Midwives are the guardians of normal birth; obstetricians are the guardians of mothers’ and babies’ lives.


Midwives love to claim they are the “guardians of normal birth.”

Type “guardians of normal birth” into Google and you get page after page of midwives declaring their commitment to a specific vision of birth.

I’m not sure why they’re boasting because it’s actually an unwitting indictment of the moral rot at the heart of contemporary midwifery theory. It highlights the difference in ethics between midwives and obstetricians. Midwives are the “guardians of normal birth,” while obstetrians are the guardians of the health and lives of mothers and babies.

It is fundamentally unethical for any health provider to pose as a guardian of a procedure. It would be wrong for a surgeon to pose as a guardian of appendectomy; it would call into question his or her ability to successfully and ethically treat abdominal pain when he had a clear bias toward removing appendices. It wouldn’t matter if the surgeon claimed to believe that appendectomy was the appropriate treatment for abdominal pain, and we would quite rightly suspect that the surgeon has his own self-interest (the surgical fee, the opportunity to hone skills, the enjoyment of performing surgery) at heart.

Similarly, if a dermatologist claimed that she was a guardian of Botox, it would call into question his her ability to recommend appropriate treatment for her patients. It wouldn’t matter if the dermatologist claimed to believe that every patient could benefit from an injection of Botox. We would quite rightly suspect that the dermatologist had her own self-interest (her fee, gifts from the drug company, opportunity to serve as a paid consultant for Botox)at heart.

When a midwife claims to be a guardian of normal birth, it calls into question her ability to successfully and ethically care for pregnant women. It doesn’t matter if the midwife claims to believe that normal birth is beneficial for nearly every women. We would quite rightly suspect that she had her own self-interest (her fee, professional autonomy, the enjoyment of assisting an unmedicated vaginal delivery) at heart.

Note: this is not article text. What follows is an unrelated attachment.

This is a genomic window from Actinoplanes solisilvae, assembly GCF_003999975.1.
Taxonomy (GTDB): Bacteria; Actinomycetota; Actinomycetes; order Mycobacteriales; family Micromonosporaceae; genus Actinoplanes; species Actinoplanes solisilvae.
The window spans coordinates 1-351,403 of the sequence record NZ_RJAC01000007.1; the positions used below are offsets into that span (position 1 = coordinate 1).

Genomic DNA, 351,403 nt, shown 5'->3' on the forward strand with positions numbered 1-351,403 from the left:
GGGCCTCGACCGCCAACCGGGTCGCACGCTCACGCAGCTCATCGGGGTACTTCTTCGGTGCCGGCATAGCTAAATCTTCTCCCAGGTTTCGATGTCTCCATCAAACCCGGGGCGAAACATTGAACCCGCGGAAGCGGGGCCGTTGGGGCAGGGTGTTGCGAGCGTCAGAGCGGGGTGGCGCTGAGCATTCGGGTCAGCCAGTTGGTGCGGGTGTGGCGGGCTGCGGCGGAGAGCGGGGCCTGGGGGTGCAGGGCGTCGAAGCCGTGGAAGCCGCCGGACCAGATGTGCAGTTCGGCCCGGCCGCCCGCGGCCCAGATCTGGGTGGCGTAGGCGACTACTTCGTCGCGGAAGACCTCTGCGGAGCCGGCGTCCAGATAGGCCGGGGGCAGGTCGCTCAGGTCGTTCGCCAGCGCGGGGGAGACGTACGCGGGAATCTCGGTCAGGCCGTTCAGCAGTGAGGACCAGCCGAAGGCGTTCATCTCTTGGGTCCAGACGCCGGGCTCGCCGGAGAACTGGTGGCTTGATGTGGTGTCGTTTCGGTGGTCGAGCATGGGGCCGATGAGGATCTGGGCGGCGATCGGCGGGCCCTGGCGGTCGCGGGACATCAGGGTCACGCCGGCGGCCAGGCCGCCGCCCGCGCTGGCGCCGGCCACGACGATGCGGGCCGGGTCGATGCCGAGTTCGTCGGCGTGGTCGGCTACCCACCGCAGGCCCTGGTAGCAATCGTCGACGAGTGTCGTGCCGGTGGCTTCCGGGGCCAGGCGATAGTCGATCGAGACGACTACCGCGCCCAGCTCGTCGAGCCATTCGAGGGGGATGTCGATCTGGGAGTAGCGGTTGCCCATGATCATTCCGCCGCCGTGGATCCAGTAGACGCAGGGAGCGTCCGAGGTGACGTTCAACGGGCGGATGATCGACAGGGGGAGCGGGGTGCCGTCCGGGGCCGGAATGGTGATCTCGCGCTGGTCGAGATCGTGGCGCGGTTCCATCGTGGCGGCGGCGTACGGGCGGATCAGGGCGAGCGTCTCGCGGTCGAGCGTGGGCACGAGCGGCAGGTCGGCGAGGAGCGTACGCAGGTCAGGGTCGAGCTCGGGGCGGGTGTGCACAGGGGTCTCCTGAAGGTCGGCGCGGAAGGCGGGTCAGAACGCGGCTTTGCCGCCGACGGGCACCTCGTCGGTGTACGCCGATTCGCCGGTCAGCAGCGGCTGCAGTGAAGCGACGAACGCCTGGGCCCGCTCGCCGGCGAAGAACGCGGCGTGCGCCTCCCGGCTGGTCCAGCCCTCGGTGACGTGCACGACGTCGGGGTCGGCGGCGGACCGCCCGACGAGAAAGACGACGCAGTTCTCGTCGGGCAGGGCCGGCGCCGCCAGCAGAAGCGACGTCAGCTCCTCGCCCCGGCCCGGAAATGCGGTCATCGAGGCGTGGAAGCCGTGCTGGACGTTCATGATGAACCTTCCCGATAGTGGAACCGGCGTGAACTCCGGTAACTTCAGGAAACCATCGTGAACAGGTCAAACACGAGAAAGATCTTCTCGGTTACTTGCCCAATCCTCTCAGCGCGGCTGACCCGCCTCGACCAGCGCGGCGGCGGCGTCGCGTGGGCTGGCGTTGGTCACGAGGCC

Obstetricians, in contrast, are the guardians of the health and lives of mothers and babies. Their commitment is to the patients they treat, not to a particular method of treatment. Their commitment is to delivering healthy babies to healthy mothers, regardless of what it takes to make that happen. Their commitment is to people, not process.

Over the past few decades we have come to understand the pernicious influence that outside forces can exert on providers. Even something as simple and trivial as small gifts to doctors from pharmaceutical companies can affect a doctor’s choice of therapy (which is why pharmaceutical companies engage in the practice in the first place). Ideology is a far more powerful source of influence than pens and calendars. It, too, can sway a provider’s judgment to use decision making criteria other than the best interest of the patient. That’s why ideology has no place in medical care.

The central questions in caring for pregnant women should be: how can I help each individual women to remain healthy during pregnancy and childbirth and what can I do to ensure the health of her baby?

Midwives, as guardians of normal birth, view the central question as: what can I do to make this woman’s birth conform to my ideal of unmedicated vaginal delivery?

Not surprisingly the different approaches lead to different responses in the event of complications. Since the obstetrician is committed to health, complications are acknowledged, treatments instituted based on specific circumstances, with all options avaiable to achieve the desired outcome.

Midwives’ commitment to unmedicated vaginal birth means that complications are more likely to be ignored or denied (a “variation of normal). Treatment options are rated by whether or not they are compatible with normal birth, not based on their likelihood of ensuring the health of mothers and babies. A particularly distasteful consequence of privileging unmedicated vaginal birth is that failure to achieve a live baby is often unacknowledged, dismissed with the callous words “some babies are meant to die.” Instead of investigation, root cause analysis and questioning of the approach taken, midwives committed to normal birth may supress investigations and root cause analysis and to ban questioning of the approach taken since that would call the commitment to normal birth into question, which is intolerable.

Midwives need to take a long hard look at the moral rot of a philosophy that privileges birth process over healthy mothers and healthy babies. Rather than patting themselves on the back for being guardians of normal birth, they should be embarrassed to be caught out promoting a philosophy that places how a baby is born on an equal or greater footing than whether that baby lives or dies.